Oral nutritional supplement of a natural molecule has been found to benefit patients in a preliminary clinical trial for Parkinson's disease, researchers from Thomas Jefferson University in Philadelphia, US reported.
In the study, researchers found that administration of the natural molecule, n-acetylcysteine (NAC), with strong antioxidant effects, improved the patient's mental and physical abilities. NAC is an oral supplement that can be obtained at most nutrition stores, and interestingly also comes in an intravenous form which is used to protect the liver in acetaminophen overdose.
"This study reveals a potentially new avenue for managing Parkinson's patients," said senior author Daniel Monti. Lack of the neurotransmitter dopamine is thought to cause Parkinson's, a disorder of the central nervous system that affects movement. "N-acetylcysteine may have a unique physiological effect that alters the disease process and enables dopamine neurons to recover some function," Monti explained.
The findings were published in the journal PLOS ONE.
In this study, Parkinson's patients who continued their current standard of care treatment, were placed into two groups.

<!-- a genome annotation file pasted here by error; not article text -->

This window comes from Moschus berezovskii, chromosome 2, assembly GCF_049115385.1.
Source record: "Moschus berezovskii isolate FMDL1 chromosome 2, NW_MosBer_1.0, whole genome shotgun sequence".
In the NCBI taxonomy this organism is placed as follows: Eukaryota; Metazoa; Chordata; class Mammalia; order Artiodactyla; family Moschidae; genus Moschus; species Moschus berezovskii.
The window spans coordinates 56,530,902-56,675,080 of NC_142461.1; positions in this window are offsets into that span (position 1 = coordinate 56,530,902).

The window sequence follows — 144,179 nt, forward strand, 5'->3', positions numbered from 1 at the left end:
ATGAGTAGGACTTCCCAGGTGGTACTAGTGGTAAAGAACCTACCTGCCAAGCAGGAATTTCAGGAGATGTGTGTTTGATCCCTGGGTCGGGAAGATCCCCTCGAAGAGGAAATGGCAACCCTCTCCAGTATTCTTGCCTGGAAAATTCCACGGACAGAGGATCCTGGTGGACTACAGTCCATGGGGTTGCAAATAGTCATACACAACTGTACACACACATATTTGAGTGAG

The first group received a combination of oral and intravenous NAC for three months and the second group, the control patients, received only their standard of care for Parkinson's treatment.
Patients were evaluated initially, before starting the NAC and then after three months of receiving the NAC while the control patients were evaluated initially and three months later.
The evaluation consisted of standard clinical measures such as the Unified Parkinson's Disease Rating Scale (UPDRS), a survey administered by doctors to help determine the stage of disease, and a brain scan via DaTscan SPECT imaging, which measures the amount of dopamine transporter in the basal ganglia, the area most affected by the Parkinson's disease process. Compared to controls, the patients receiving NAC had improvements of four to nine per cent in dopamine transporter binding and also had improvements in their UPDRS score of about 13 percent. "We have not previously seen an intervention for Parkinson's disease have this kind of effect on the brain," first author Andrew Newberg, Professor at the Sidney Kimmel Medical College at Thomas Jefferson University, said.
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